Africa Tells Nuke Ships to Stay Away
Environment News Service (ENS), Cape Town, South Africa, July
The government of South Africa has requested that
two ships carrying [MOX] nuclear fuel from Europe to Japan stay out
of South African waters. Deputy Minister of Environment Joyce Mabudafhasi
said, "The overriding interest of the South African government is in
minimising any risk to human health, marine life and the environment
by ensuring the safe passage of the ships to Japan."
The two British-flagged nuclear transport freighters
left France and Britain July 21, met at sea, and are escorting one another
to Japan. Their route around Africa's Cape of Good Hope and through
the Western Pacific Ocean was announced July 22, the day after departure.
Only then was the government of South Africa briefed.
Their cargo is the first shipment of mixed oxide
(MOX) fuel processed at British Nuclear Fuels"(BNFL) Sellafield nuclear
plant and France's Cogema facility. It is destined for the Fukushima
Daiichi nuclear power plant operated by Tokyo Electric Power Company
(TEPCO), and the Takahama nuclear power plant operated by the Kansai
Electric Power Company (Kansai).
The estimated 446 kilograms (981 pounds) of fuel
are contained in 40 mixed oxide (MOX) nuclear fuel elements. One pellet
of MOX fuel has the energy equivalence of one tonne of coal.
Mabudafhasi was assured by British, French and
Japanese diplomats last week that the ships will not dock at any South
"South African law requires that ships carrying
nuclear material must have a licence to do so," the deputy minister
said. "Furthermore no application for a licence has been received by
the South African regulatory authority, the Council for Nuclear Safety.
Further assurances were received that the radiological protection and
safety arrangements meet international standards."
Mabudafhasi said that South Africa accepts the
international law that grants any state the right of freedom of navigation
if its ships on the high seas or through states Exclusive Economic Zone
and the right of innocent passage through the territorial sea of coastal
states. "Notwithstanding," she said, "I have requested that the ships
stay out of our territorial waters and Exclusive Economic Zone."
Greenpeace announced 23 July in London that it would
be sending activists to South Africa, the South Pacific, South Korea
and Japan to work with local citizens"groups - which have already protested
against the shipment - to organise further opposition.
Greenpeace vessels attempted to protest the departure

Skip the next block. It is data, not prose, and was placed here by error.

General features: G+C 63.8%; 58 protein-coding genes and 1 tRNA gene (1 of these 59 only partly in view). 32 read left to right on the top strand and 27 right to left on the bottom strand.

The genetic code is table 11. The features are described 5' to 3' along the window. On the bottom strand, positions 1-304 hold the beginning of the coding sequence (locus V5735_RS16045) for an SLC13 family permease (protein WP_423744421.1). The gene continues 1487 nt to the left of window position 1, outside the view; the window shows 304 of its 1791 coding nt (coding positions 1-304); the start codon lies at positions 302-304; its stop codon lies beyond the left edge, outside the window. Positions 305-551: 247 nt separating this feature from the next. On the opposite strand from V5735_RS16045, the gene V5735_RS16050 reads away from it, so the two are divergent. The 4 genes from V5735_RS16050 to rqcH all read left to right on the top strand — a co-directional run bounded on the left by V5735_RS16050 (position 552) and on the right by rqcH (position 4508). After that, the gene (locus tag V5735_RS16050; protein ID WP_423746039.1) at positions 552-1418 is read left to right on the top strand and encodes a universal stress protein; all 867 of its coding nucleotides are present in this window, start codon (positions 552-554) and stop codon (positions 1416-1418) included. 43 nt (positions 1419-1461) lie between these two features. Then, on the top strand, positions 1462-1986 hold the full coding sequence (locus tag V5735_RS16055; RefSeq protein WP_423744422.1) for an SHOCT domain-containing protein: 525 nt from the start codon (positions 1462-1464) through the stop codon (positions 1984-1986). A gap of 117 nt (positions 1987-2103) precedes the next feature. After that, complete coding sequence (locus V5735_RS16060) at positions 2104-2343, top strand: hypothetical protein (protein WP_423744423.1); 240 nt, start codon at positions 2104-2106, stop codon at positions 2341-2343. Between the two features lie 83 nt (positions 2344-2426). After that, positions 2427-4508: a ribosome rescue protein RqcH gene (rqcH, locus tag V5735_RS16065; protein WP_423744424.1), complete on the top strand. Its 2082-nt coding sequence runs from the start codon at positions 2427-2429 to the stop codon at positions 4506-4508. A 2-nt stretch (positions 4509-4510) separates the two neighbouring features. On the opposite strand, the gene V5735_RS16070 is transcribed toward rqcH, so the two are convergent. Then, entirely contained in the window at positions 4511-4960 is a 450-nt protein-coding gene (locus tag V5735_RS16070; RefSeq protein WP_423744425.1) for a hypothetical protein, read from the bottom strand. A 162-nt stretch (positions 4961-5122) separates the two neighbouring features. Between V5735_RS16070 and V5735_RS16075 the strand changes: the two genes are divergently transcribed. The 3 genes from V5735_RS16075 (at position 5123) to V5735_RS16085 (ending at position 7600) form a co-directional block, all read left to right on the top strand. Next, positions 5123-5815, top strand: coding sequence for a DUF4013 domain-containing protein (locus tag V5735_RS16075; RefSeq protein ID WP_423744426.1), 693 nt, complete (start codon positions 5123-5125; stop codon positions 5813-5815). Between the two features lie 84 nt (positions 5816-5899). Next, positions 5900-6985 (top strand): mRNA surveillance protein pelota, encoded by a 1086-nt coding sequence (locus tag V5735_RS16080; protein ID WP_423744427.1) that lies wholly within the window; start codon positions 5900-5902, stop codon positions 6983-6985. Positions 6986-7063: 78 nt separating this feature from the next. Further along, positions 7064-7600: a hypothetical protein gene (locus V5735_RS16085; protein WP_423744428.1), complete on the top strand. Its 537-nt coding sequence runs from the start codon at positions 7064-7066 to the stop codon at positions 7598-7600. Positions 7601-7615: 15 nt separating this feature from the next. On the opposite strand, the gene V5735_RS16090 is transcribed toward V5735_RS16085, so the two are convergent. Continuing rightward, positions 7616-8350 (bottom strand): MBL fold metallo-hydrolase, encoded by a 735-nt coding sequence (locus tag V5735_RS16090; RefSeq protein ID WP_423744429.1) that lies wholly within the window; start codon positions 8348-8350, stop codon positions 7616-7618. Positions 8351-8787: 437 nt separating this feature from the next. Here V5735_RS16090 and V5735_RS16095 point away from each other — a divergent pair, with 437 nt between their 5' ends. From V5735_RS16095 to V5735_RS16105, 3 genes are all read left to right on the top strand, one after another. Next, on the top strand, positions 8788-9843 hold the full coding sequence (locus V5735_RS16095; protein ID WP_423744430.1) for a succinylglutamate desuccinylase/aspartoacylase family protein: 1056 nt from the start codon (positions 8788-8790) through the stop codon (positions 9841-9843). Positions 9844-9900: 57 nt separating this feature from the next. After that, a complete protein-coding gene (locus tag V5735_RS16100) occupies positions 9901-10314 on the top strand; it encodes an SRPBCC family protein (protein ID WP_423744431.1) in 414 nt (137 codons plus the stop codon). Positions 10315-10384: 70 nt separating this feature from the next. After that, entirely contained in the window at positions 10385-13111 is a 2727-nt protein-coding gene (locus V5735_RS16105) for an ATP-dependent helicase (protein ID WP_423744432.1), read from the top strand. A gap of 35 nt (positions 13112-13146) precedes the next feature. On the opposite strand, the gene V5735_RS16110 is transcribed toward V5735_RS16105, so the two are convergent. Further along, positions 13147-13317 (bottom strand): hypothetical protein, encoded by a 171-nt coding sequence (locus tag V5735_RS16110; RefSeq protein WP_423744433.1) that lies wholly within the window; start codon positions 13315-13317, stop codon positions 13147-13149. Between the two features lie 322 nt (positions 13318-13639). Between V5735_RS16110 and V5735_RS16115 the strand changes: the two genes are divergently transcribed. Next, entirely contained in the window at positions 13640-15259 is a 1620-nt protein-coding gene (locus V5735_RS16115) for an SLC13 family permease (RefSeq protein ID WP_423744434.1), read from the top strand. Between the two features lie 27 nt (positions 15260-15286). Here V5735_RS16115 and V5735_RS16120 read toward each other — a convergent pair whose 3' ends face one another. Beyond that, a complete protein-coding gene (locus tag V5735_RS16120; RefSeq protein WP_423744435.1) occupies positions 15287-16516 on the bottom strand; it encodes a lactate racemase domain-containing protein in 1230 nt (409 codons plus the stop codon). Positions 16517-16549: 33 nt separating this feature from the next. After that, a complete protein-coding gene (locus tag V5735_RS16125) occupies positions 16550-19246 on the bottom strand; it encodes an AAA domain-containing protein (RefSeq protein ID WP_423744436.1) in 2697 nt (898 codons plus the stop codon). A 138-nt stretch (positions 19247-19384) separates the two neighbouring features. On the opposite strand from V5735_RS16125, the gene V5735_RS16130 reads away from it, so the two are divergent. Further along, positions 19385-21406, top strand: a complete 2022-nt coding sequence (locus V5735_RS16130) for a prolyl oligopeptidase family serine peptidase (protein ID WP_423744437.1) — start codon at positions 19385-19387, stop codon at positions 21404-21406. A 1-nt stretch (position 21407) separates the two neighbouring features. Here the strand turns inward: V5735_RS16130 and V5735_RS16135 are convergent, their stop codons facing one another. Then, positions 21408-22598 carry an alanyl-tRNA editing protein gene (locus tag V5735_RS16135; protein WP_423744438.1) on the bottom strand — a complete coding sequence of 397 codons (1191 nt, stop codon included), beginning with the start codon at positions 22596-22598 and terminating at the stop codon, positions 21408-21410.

of the Pacific Nuclear Transport Ltd. (PNTL) transport ships as they
left Cherbourg, France and the northern England port of Barrow, but
their vessels were banned from both French and British waters. Pacific
Nuclear Transport Ltd. is a subsidiary of British Nuclear Fuels Ltd.
Late last week Greenpeace International was informed
by its bank in Amsterdam that its bank account had been seized at the
request of British Nuclear Fuels Ltd.
BNFL froze Greenpeace International's bank account
after alleging that Greenpeace activities, during the departure of the
Pacific Pintail carrying plutonium fuel from the port of Barrow to Japan,
had delayed its departure.
Greenpeace said it would be issuing summary proceedings
against BNFL in the Dutch courts, following BNFL's failure to meet a
Greenpeace request, made yesterday, to lift the freeze on its bank account
by this morning. It urged BNFL to drop all legal proceedings against
Greenpeace and said BNFL's claim of £90,000 damages was baseless.
British Nuclear Fuels Ltd. says the MOX fuel is
being transported to Japan in specially designed casks which "satisfy
the rigorous international safety standards of the International Atomic
Energy Agency (IAEA). They are designed to protect the public and environment
in all credible accident scenarios."
The casks are carried on ships designed specifically
for transporting radioactive materials. BNFL says, "These ships meet
the highest safety rating of the International Maritime Organization
(IMO), which means they are amongst the safest ships on the seas."
They have double hulls to withstand collision damage,
enhanced buoyancy to maintain the ship afloat even in extreme circumstances,
dual navigation and tracking systems and special fire fighting equipment,
including a hold flooding system.
Japan will use the MOX fuel to generate electricity.
Nuclear power proponents reason that the use of MOX fuel will enable
Japan to recycle its uranium and plutonium resources, conserving uranium
reserves and reducing dependence on imported fuels.
Recycling the plutonium reduces the amount of high
level radioactive waste that must be disposed of. Recycling the plutonium
helps Japan to implement its policy of not stockpiling excess separated
plutonium, thereby promoting non-proliferation objectives.
Regarding the safety of the shipments from terrorist
attack, UK Energy Minister John Battle told Parliament in January, "Each
[ship] would carry armaments, for defensive use only, under the control
of specially trained officers of the United Kingdom Atomic Energy Authority
Constabulary. These security provisions are solely for protecting the
ships, their crew and their cargo in the extremely unlikely eventuality
of an armed assault by terrorists."
The Pacific Pintail and Pacific Teal are scheduled
to deliver their cargo to nuclear power plants at Takahama and Fukushima